Recipes

Bee's Knees

Bee's Knees

First mentioned in print in David Embury's 1948 cocktail tome The Fine Art of Mixing Drinks, the Bee's Knees is an excellent illustration of how a few simple, delicious ingredients can really sing when mixed in the proper proportions. While the phrase “bee’s knees” was used in Prohibition times as slang to mean “the best”, where exactly this specific drink originated may not be so simple to decipher, though its origins are almost certainly linked to 1920's France.  Among these origin stories, one of our favourites comes from the Ritz in Paris, when the hotel's Cafe Parisian opened its doors in...

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Garden Pine Gimlet

non-alcoholic seedlip

Garden Pine Gimlet

As we shift from the holidays into a dry (ok, maybe slightly "damp") January, we love reaching for Seedlip's line of non-alcoholic, distilled spirits in our cocktails, and there is perhaps none more aromatic and delicious than Seedlip Garden 108. As we were taking down a very dry, very haggard looking Christmas tree this year, I couldn't help but think of just how delicious that aromatic pine aroma and flavour would lend itself to pairing with Seedlip, and we were quickly on our way to this quick and easy twist on the classic gimlet, traditionally made with Gin or Vodka. ...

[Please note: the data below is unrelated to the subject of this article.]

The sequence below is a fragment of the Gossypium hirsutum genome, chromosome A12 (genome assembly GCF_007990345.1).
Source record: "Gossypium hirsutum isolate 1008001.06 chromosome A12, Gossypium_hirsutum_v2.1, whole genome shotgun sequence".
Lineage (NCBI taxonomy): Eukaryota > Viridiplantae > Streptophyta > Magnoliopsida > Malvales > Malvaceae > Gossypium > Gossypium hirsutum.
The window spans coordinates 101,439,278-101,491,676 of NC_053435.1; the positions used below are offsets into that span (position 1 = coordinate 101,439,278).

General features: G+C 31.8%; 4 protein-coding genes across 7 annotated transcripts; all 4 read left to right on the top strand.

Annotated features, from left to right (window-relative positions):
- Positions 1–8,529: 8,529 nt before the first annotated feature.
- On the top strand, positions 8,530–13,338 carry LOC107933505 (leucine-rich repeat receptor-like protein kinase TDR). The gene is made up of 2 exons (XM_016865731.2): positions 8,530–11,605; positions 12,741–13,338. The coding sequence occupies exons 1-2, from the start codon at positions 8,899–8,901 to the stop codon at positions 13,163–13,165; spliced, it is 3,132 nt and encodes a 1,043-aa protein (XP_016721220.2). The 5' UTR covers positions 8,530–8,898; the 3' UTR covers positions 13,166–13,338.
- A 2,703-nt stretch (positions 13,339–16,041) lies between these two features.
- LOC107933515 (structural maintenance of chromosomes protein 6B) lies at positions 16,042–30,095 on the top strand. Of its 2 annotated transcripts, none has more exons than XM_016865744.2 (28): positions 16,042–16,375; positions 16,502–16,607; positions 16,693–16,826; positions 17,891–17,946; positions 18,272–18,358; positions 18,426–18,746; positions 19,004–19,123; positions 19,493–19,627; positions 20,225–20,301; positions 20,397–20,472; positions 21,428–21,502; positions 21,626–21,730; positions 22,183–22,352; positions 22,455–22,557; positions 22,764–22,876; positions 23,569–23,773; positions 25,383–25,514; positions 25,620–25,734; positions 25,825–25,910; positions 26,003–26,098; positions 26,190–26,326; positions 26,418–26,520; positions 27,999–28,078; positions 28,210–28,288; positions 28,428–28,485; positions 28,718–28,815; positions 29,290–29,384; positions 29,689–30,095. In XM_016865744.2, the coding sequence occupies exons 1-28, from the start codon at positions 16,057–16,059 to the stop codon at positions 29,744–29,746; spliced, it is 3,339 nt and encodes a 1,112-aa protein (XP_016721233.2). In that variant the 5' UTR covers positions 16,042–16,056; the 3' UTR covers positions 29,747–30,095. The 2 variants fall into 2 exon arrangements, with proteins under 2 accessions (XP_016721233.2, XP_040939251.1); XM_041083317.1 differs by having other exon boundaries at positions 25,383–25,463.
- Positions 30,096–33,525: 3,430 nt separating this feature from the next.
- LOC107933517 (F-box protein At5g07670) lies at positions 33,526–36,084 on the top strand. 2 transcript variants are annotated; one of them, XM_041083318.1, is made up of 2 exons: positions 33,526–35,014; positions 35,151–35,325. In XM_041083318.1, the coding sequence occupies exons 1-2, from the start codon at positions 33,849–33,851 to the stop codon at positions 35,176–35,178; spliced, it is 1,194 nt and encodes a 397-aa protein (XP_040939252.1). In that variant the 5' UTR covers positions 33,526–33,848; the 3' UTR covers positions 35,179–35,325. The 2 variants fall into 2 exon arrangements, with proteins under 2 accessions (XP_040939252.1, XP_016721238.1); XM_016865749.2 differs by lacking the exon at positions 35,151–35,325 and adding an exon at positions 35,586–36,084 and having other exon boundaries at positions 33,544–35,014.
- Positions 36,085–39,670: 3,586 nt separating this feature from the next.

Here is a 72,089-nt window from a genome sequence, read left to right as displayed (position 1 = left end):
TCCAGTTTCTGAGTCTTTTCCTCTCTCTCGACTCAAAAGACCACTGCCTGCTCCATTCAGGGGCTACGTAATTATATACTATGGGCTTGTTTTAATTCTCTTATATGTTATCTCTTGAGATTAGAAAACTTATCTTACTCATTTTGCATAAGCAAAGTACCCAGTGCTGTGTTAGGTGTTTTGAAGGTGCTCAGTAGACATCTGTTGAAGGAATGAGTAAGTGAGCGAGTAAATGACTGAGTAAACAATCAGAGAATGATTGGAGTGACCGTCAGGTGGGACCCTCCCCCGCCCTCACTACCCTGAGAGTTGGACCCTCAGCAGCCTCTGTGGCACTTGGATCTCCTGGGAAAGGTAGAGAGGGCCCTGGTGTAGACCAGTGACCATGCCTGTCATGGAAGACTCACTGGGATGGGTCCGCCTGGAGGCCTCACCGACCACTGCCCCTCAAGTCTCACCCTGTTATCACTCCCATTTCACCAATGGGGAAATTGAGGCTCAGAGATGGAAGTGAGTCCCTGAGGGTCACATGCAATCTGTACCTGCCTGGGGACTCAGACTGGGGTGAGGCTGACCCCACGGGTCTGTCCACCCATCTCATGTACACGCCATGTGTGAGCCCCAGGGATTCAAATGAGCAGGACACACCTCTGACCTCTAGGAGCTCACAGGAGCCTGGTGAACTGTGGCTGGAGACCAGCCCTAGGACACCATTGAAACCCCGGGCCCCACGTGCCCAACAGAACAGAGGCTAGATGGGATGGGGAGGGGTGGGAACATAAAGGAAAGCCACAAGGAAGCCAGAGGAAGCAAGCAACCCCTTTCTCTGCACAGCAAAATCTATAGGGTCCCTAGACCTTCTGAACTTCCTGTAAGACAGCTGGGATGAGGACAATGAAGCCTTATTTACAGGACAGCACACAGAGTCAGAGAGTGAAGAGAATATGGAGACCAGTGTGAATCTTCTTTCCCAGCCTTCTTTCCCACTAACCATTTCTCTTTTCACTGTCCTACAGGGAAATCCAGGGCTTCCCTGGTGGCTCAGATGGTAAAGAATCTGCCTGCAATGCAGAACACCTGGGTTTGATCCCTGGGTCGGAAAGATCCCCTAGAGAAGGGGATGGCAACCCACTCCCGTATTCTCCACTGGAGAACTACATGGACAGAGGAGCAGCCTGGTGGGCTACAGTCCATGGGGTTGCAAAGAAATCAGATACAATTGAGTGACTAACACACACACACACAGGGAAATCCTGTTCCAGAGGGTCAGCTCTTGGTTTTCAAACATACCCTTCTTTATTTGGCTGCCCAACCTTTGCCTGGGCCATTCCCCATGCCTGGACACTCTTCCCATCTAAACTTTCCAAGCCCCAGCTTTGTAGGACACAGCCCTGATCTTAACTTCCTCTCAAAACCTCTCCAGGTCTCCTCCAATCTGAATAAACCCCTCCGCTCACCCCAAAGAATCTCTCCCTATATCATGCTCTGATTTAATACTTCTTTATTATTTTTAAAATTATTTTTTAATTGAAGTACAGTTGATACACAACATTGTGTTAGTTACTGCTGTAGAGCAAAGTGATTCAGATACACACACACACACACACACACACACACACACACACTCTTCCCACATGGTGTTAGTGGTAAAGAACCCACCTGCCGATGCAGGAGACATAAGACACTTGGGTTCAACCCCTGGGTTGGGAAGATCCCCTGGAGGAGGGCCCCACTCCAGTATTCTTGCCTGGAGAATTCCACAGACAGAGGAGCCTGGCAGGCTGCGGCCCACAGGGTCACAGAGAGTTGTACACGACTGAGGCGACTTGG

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Hotel Georgia Cocktail

Hotel Georgia Cocktail

In a normal year, one of the highlights for me is regular travel out to Vancouver, and typically I'll find myself drinking around the city at least two to three times per year. I love it.  Vancouver seems to have perfected drinking well, whether it's morning espresso in Gastown's Revolver Coffee, or drinking beer over in Mt. Pleasant's 33 Acres Brewing, there's not much that isn't done exceptionally well and there's little risk of going thirsty when in town. In our opinion, though, cocktails are where Vancouver really shines.  On one of my first trips to the city, I paid a visit...

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Espresso MartiNo

Espresso MartiNo

After cocktails, coffee is easily the next-most consumed drink around these parts, and because of that, we've always had a soft spot in our hearts for a well-made Espresso Martini.  Created in 1983 by bartender Dick Bradsell at the Soho Brasserie in London, it was originally referred to as the “Vodka Espresso”, and legend has it that a young lady found their way to the bar where Dick was working and asked for a cocktail that would "Wake me up, and then fuck me up". Happy to oblige, Dick mixed her a drink using vodka, sugar, coffee liqueur and a shot of espresso, pulled...

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